Alfa Romeo Giulia review – has the compact exec segment got a new leader? - Interior and tech
In such a competitive marketplace, the Giulia holds its own and represents Alfa’s best effort in years.
Interior and tech
Alfa Romeo’s ‘skunkworks’ development of the Giulia may have brought it to market in a shorter time frame than usual, but it has not come without compromise. In Alfa Romeo’s defence, one must look hard to see where the money has been saved, but there are signs of it in the interior.
The design itself is attractive, with reoccurring Alfa Romeo hallmarks like cowled instruments and a lovely three-spoke steering wheel. Instead, it’s the use of materials that leaves a little to be desired. Crucial touch points like the gearstick and infotainment controllers feel cheap and flimsy, and is an area where the Audis, BMWs and Mercedes of this world have taken to the nth degree.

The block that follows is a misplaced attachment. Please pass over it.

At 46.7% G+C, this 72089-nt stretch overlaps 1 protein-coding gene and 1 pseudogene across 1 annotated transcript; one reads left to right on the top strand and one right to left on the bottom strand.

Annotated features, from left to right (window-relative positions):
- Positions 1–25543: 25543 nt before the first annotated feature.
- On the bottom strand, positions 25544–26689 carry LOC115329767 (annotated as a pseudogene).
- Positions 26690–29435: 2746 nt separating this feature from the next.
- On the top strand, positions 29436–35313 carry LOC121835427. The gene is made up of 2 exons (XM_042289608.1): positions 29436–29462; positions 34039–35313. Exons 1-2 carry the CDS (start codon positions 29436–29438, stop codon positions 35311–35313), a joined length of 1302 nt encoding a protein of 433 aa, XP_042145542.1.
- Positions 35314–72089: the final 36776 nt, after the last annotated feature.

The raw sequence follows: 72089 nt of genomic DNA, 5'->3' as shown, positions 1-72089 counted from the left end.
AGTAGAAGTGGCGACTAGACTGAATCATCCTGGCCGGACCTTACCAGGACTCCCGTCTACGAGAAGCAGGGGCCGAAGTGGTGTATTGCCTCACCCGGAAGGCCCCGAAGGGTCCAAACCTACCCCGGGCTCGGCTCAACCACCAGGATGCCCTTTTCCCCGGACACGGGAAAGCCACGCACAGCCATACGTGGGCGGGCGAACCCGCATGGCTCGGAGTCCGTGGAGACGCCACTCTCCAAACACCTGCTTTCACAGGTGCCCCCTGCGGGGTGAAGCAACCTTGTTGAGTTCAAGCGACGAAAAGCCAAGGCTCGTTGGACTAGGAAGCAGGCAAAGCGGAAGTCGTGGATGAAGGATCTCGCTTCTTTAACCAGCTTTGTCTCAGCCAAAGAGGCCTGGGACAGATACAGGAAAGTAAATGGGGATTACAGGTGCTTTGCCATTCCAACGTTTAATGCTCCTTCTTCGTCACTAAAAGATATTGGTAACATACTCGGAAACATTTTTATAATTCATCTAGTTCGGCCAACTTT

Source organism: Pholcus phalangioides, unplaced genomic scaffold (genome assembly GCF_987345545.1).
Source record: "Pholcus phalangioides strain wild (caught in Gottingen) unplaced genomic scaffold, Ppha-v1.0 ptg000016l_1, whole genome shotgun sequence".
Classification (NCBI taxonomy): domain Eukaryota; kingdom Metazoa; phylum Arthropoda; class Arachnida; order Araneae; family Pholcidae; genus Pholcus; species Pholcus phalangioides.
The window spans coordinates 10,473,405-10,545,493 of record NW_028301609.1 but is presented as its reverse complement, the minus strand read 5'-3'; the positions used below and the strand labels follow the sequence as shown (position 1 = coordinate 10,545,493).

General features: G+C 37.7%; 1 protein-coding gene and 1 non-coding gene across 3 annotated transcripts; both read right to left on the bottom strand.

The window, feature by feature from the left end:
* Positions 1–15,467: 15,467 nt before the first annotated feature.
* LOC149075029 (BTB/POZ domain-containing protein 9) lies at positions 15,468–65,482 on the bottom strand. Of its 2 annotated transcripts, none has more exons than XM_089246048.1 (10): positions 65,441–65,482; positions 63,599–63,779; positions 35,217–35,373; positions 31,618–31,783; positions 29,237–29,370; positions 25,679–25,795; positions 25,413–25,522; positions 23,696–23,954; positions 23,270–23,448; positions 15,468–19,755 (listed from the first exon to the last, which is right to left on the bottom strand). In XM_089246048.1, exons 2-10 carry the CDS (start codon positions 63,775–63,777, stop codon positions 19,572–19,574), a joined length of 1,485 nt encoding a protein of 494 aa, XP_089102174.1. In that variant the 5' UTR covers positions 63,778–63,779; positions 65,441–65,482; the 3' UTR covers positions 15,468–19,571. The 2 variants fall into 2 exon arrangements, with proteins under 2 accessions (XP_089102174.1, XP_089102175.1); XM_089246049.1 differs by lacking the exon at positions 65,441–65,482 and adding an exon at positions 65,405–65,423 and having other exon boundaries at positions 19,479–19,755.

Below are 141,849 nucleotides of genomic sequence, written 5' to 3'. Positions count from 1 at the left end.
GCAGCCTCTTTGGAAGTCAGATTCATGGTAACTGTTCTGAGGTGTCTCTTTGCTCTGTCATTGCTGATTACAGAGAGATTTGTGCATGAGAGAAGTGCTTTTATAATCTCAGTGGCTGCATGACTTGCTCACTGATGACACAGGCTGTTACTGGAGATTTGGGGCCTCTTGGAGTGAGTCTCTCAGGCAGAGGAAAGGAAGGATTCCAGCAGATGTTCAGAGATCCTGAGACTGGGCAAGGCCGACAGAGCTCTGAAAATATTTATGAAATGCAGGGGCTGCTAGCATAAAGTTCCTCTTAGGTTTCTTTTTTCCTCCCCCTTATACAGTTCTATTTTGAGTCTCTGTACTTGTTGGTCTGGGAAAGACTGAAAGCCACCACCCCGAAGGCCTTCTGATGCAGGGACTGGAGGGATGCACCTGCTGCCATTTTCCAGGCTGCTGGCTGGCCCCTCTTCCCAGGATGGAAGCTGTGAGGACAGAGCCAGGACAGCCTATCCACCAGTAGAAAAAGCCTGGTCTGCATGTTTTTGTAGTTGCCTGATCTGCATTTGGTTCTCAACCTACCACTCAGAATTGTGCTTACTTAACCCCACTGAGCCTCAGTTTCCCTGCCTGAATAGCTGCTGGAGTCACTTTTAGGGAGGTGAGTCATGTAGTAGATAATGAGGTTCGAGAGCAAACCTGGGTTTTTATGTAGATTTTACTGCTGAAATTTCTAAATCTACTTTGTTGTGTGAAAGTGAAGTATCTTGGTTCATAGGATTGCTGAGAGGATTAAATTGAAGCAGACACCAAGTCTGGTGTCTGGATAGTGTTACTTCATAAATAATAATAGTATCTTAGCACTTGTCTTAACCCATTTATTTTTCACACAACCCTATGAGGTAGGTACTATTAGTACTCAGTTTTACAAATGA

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In distinct contrast to these are the lovely, albeit optional, aluminium paddles, which feel like they have been taken straight off an Italian supercar. Specifically, they're much like those found on the Ferrari 488. No rival offers such a satisfying method of interaction with its automatic gearbox.
Space wise, the Giulia is about right for the class, with more passenger room than the titchy Jaguar XE, but not quite as cavernous in the back or boot as an Audi A4. The lack of an estate variant will limit its appeal to some buyers, but the Stelvio SUV is likely to fill the void to those who don’t mind driving around something a little taller.
The infotainment system takes plenty of cues from German systems, displayed on a screen that is hidden behind a black panel when not in use. The layout is effective and although it is not as crisp or slick to use as the benchmark BMW i-drive or Audi MMI, it’s not so bad as to be a deal-breaker like the system in a Lexus IS.